Get talking - communication in relationships

Positive approaches to communication and understanding the different ways you and your partner communicate can help to strengthen your relationship. When there is disagreement, learn how talking about boundaries and coming up with relationship agreements may help.


Components of talking communication


Any healthy relationship needs a good process for negotiation. Effective negotiation can help both people in a couple feel equally part of everything, from conflict resolution to decision making. Negotiation, when done well, will maintain the esteem of both partners and protect their interests. Both partners will get at least some of what they want.

You can kick-start a good negotiation by following the three sections below, which are equally applied to each partner.

Partner 1: Communicates his or her point of view and needs without interruption

Partner 2: Summarises back to partner 1 what was said

Partner 1: Makes any corrections

Then repeat the process with the roles reversed.

Once a decision has been agreed, focus on what you have gained and not what you have given up. Each partner is likely to give a little to end up somewhere in the middle.



Part of the negotiations might be exploring each other’s personal boundaries and determining the boundaries for the relationship. For instance, each partner might disclose their ‘deal breakers’ – the ‘no-go zones’ individuals have regarding relationships. These might include anything from a partner smoking to cheating or religion. Each partner determines where these non-negotiables are for them.

Once the deal breakers have been discussed and accepted, the next step is to determine the boundaries placed on the relationship. These boundaries need to be specific, agreed upon by both partners, and applied to each partner equally. Examples might be what you decide to share on social media, how much alone time you need, or how often you will communicate.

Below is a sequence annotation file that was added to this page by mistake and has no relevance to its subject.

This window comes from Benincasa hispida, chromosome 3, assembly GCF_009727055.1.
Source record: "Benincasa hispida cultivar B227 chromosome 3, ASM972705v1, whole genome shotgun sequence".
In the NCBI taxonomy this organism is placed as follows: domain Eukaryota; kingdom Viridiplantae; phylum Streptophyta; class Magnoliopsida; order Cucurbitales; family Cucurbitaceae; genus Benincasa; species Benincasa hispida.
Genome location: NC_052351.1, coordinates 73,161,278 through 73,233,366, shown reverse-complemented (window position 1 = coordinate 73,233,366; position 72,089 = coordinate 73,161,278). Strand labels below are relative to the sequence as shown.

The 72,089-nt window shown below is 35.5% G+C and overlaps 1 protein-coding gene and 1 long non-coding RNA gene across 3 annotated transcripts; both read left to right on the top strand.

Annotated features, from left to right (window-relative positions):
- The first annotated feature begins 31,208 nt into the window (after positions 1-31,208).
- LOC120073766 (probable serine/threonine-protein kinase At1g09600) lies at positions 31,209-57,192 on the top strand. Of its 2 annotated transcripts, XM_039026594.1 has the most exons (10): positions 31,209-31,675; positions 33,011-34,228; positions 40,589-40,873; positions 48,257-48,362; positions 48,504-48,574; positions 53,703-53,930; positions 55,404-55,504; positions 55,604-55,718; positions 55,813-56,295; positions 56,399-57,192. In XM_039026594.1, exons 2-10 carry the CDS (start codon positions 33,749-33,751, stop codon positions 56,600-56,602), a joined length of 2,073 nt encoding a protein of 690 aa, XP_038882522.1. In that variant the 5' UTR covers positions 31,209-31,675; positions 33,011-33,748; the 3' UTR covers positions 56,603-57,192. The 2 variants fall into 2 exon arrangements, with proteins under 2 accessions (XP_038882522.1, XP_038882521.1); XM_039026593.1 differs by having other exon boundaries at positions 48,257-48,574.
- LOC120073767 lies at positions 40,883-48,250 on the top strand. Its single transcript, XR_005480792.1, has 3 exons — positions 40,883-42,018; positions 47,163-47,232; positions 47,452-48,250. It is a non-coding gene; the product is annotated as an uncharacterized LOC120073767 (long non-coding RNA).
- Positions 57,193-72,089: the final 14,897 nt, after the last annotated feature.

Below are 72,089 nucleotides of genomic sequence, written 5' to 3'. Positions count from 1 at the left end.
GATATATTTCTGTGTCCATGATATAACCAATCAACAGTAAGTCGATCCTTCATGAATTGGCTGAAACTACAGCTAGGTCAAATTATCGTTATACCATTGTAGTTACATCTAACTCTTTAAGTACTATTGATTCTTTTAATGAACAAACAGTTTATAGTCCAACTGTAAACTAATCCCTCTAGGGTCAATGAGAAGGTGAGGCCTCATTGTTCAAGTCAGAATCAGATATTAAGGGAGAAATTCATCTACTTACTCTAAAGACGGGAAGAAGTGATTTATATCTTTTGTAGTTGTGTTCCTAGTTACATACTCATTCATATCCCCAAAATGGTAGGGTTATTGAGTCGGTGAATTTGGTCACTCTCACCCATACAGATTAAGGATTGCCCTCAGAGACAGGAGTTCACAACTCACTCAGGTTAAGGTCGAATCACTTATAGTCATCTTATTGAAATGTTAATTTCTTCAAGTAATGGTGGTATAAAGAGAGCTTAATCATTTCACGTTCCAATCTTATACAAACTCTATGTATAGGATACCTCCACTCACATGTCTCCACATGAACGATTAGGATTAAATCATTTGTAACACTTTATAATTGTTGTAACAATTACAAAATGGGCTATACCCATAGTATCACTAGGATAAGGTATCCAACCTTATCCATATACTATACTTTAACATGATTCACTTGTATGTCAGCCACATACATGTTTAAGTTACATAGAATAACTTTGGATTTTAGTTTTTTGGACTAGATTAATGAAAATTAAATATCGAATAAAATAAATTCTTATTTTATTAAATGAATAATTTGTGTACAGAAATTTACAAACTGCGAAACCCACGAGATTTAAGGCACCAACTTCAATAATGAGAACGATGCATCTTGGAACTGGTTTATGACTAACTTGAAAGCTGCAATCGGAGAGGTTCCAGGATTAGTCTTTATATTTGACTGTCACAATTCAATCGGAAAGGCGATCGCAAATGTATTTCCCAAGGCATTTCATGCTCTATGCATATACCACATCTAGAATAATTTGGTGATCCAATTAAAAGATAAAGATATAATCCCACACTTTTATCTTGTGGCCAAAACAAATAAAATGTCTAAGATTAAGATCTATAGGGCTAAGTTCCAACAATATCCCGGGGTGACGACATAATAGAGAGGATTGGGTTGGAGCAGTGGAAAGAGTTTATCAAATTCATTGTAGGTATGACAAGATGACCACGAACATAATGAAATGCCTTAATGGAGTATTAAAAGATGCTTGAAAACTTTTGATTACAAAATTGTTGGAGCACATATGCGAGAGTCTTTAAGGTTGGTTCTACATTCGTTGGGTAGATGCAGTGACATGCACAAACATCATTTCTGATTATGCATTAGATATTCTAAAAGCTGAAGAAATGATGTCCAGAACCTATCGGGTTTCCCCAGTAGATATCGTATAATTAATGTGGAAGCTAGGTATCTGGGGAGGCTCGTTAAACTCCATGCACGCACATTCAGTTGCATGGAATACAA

Using negotiation skills to discuss boundaries and rules in a relationship can lead to a relationship agreement. This may sound unromantic, but clear rules and boundaries can be a foundation for a healthy and happy relationship for some people. An agreement doesn’t have to be in writing. It can be a clear and direct verbal agreement that both partners agree to and understand.

Topics that typically come up in relationship agreements include finances, living arrangements, relationship status, monogamy, safe sex, resolving arguments, or communication. Setting aside some time, particularly in a new relationship, to work out a relationship agreement may be an effective way to protect your relationship from typical pitfalls.


MensLine Australia has professional counsellors available 24 hours a day, seven days a week, providing information and support for all relationship issues.

Call us on 1300 78 99 78 or access online counselling.